Keep track of every place you go primarily for daycare purposes and then total up your miles at the end of the year. You can include places that you go for both your family and daycare like if you go grocery shopping for both at the same time. Some other examples are to the bank, to the library, school, training classes, etc. An easy way to do this is to purchase a little stick-on dash tablet to keep in your car and jot yourself a note every time you go someplace. Another way (and how I keep track) is that when I record my expense receipts in my Calendar Keeper, I not only jot down the expense but the mileage I drove to get whatever it was I purchased. I keep a Master List of all the normal places I drive to and I refer to that to get the mileage I need for my records. In creating a Master List like this, works wonders to determine the mileage without having to actually get in your car and drive it! Don't forget to double the mileage as you will count the round-trip mileage, not just one way.

So you will have 3 figures here to give to your accountant:

1. Odometer Reading January 1
2. Odometer Reading December 31
3. Total Daycare Miles traveled during the year

4. Income

Keep track of all the monies paid to you for the entire year from all of your clients. These include parent payments (you must include late fees and bonuses as income), enrollment fees, government payments for low-income families, grants, and food program payments/reimbursements. Keep track of how much money EACH family pays you for the entire year. It is good practice (though not required) to present each family with a W-10 Form each January with that figure on it. You should be able to obtain this form free from the IRS website. Have your parents sign this form and each of you keep a copy. Just as a side note because I have heard this question a lot. You are NOT REQUIRED to supply your parents with a W-10 form! It is actually THEIR responsibility to give this form to you! At that point, you are then required to fill it out. Most providers, however, do provide the form themselves to their clients as a courtesy.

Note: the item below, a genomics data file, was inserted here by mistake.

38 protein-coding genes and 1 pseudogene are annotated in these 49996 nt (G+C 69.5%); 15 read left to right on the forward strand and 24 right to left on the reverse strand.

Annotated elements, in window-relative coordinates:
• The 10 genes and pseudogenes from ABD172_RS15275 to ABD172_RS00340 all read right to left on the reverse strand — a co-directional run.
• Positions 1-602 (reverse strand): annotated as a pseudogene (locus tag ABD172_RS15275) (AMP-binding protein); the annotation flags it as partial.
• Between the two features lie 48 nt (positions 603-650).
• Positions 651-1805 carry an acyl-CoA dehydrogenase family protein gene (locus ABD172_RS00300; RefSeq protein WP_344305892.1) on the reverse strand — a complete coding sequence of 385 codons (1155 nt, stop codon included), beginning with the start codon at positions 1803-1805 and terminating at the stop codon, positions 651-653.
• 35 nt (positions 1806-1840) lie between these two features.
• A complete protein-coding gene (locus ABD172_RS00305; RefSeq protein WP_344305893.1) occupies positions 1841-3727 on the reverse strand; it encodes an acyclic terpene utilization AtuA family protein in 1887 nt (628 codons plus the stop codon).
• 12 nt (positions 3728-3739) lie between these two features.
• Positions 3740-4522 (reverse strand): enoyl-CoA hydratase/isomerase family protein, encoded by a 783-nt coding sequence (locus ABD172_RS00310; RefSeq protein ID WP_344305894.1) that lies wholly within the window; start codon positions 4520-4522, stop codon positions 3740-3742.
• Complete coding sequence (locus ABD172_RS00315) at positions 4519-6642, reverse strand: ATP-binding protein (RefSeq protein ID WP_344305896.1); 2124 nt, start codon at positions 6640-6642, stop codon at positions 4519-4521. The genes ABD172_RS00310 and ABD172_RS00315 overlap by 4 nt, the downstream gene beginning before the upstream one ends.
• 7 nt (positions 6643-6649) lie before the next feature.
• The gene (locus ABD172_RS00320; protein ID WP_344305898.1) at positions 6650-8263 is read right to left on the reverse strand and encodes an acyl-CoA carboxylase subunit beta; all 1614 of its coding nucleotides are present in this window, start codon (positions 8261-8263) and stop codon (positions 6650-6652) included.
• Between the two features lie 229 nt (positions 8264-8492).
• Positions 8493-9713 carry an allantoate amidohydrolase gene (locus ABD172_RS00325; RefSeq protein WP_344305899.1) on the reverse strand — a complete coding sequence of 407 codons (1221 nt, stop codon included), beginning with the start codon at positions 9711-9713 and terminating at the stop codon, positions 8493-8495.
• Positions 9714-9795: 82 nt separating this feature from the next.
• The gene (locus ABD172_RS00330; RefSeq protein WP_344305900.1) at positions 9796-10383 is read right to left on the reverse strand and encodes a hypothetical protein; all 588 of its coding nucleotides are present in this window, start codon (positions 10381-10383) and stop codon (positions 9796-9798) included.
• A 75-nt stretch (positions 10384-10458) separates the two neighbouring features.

* Note: regardless of when you earned income, you claim it for the year in which you RECEIVED it.

You will give one figure to your accountant, the combined income of all of the above.

5. Expenses

Expenses are your most complicated aspect of daycare taxes. I shouldn't say complicated because I think it's pretty simple, it's just that there are too many categories of expenses to keep track of. The number 1 rule is SAVE EVERY RECEIPT!! Get some kind of folder or something to keep them in. Now I don't go sitting here and recording every single receipt as I get one, realistically most of us don't have the time for that. When I return from a store, I handwrite the date of the receipt at the top of it and I put a small x next to each item I purchased for daycare in any way. *Note: do not put an x by any food items unless it is food purchased for a daycare party. I then throw that receipt in a folder I keep in a file drawer in my desk. I then attempt once a month or every other month to pull out all of my receipts to record them. I can easily separate them by date as I've already written the date on the top of each one. I will take all of January, for example, and put them in Chronological Order beginning with the first of each month and staple them together. (At the end of the year I have 12 piles of receipts - all neatly stapled together at the top by month. I then put them in a gallon-sized ziplock baggie and store them for however many years - 7 I believe it is but don't quote me on that).

Expenses are broken down into 2 main categories. These are your DIRECT expenses and INDIRECT expenses.

Direct Expenses - any expense utilized ONLY (100%) for child care. An example would be Advertising - a newspaper ad you placed to advertise for children.

Indirect Expenses - any expense shared between your family and your child care business. The keyword here is "shared." An example would be a Toy that your own child plays with in addition to your daycare children. The Time/Space Percentage that we talked about in Numbers 1 & 2 above will be applied to all of your Indirect Expenses.

For some expense categories, there is an easier way of trying to apply your Time/Space Percentage to figure out how much of your Toilet Paper your daycare kids used and how much of it your family used. Say, in good faith, you figure your daycare kids use about half of the Toilet Paper you buy. You can just take your receipt and put that little x next to only every OTHER time you purchase Toilet Paper. Claim it this week (as a 100% Direct Expense) but not next week, etc. As long as you are careful and can show in the case of an Audit (that you have purchased Toilet Paper that you didn't claim) you will be fine. This is why it's so important to keep all of your receipts. Say you go to the store and buy 5 dolls and you have your own 3yo daughter at home living with you. The IRS is not going to believe your own daughter never played with any of these dolls! So you could claim 4 dolls but not the 5th one. But keep your receipt showing you did purchase 5! I find this the easier way of doing it, however, you can just say all of these types of things are Indirect Expenses and apply your Time/Space Percentage to it.